Funny thing happened today in 5th period. We were wrapping up our study of Edgar Poe's "Annabel Lee" when one of my delightful students raised his hand and offered this insight (now, you must read this with a Western North Carolina mountain "twang"!!): "Ms. Norman, there's not a whole lotta difference between you and the poem's speaker 'cept you're obsessed with Keats and he's obsessed with his 'girlfriend.'" I had to laugh! I expect what helped that 12 year old boy make that connection was the story I told the class much earlier in the school year about visiting the Protestant Cemetery last summer and lying down on the grass next to Keats's grave. Needless to say, they thought I was crazy. Maybe I am; maybe I don't care. . .



I hope the boy likes poetry lol. No, lying on the grass next to dear John's grave isn't crazy.. he would be glad to know he isn't forgotten.
John....you did not live to see-
who we are because of what you left,
what it is we are in what we make of you.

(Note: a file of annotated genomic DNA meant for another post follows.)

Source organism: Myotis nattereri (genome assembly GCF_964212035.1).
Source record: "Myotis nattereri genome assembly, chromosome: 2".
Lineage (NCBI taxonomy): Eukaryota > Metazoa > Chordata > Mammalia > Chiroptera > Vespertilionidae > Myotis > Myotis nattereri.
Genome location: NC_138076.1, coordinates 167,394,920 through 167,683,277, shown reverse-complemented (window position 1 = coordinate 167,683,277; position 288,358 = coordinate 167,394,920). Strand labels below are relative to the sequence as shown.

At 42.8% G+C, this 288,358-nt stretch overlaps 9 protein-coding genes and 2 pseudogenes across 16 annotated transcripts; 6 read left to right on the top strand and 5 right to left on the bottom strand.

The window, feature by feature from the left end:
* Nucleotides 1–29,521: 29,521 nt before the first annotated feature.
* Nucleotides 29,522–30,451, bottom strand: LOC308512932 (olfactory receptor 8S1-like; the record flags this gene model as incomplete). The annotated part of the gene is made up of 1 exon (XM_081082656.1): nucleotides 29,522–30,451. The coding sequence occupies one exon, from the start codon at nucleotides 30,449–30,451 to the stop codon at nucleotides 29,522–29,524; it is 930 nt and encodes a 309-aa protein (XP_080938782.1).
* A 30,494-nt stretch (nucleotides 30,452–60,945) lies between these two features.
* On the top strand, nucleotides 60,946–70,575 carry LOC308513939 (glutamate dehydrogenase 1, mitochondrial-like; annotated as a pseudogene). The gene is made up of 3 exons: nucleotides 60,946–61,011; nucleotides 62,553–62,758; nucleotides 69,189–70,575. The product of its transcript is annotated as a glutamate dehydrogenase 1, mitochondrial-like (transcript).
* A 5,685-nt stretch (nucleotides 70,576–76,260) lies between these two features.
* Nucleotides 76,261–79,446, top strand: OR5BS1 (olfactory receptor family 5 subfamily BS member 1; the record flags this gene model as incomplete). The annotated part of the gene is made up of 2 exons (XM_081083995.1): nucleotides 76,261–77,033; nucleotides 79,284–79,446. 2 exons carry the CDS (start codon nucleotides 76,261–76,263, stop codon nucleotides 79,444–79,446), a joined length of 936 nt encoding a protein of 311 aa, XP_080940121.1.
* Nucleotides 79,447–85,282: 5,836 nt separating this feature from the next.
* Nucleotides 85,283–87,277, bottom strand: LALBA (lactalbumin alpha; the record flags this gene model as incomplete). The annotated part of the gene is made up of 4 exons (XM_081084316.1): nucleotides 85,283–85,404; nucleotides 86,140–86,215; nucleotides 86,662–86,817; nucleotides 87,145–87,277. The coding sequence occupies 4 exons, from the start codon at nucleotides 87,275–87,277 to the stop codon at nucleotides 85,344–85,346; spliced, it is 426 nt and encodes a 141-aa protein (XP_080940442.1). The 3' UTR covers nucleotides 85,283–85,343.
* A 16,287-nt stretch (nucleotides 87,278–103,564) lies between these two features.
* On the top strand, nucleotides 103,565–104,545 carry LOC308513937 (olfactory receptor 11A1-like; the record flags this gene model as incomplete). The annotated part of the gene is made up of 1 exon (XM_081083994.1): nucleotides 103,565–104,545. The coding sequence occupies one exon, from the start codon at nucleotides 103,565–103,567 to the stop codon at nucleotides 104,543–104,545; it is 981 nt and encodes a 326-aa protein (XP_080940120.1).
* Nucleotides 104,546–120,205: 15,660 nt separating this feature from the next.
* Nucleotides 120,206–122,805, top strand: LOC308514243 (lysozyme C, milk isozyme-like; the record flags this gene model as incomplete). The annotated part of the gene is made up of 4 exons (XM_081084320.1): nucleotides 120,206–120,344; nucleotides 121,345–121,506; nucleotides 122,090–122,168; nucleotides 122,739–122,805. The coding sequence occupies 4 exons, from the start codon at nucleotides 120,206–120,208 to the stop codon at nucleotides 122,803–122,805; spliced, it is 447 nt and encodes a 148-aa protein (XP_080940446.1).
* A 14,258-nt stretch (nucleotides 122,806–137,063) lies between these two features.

Peter Sanson, 1995.
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Re: Bright Star reviews, ratings etc. *SPOILERS*

Postby Pjerrot » Wed Jun 02, 2010 9:40 pm

I was heartily disappointed when Bright Star never made it to theaters here. But one day I paid a visit to the CD/video store and found it on DVD there. I didn't hesitate to purchase it.

I'm glad that there are a number of teachers and professors out there sharing their love of Keats with their students. I considered pursuing a teaching career in English but didn't think I had the strength or the ability to teach consistently. As a music major I hope to one day compose a piece involving Keats somehow. (P.S. - It is raining now and the globed peonies in the yard are reminding me of "Ode on Melancholy").
Ah! I will taste that dew, for me ’tis meet,/And when the moon her pallid face discloses,/I’ll gather some by spells, and incantation.
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Re: Bright Star reviews, ratings etc. *SPOILERS*

Postby BrokenLyre » Wed Jun 02, 2010 10:21 pm

Ennis,

I am so happy you are teaching poetry and Keats to your 8th graders. I taught 8th grade science and health for a year. Rough inner-city crowd. Hard to get Keats into the chemistry & physics curriculum.


You are not crazy going to the Protestant Cemetery in Rome and laying next to Keats. Great idea. I would love to have been there with you. I visited George Keats' grave in Louisville, Kentucky last year and had a hard time leaving (my family couldn't take me there more than half an hour). I drove a hundred miles out of the way on our trip and stayed overnight just to see Keats' grave.
People don't get it. I liked hearing your enthusiasm about Keats.
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Re: Bright Star reviews, ratings etc. *SPOILERS*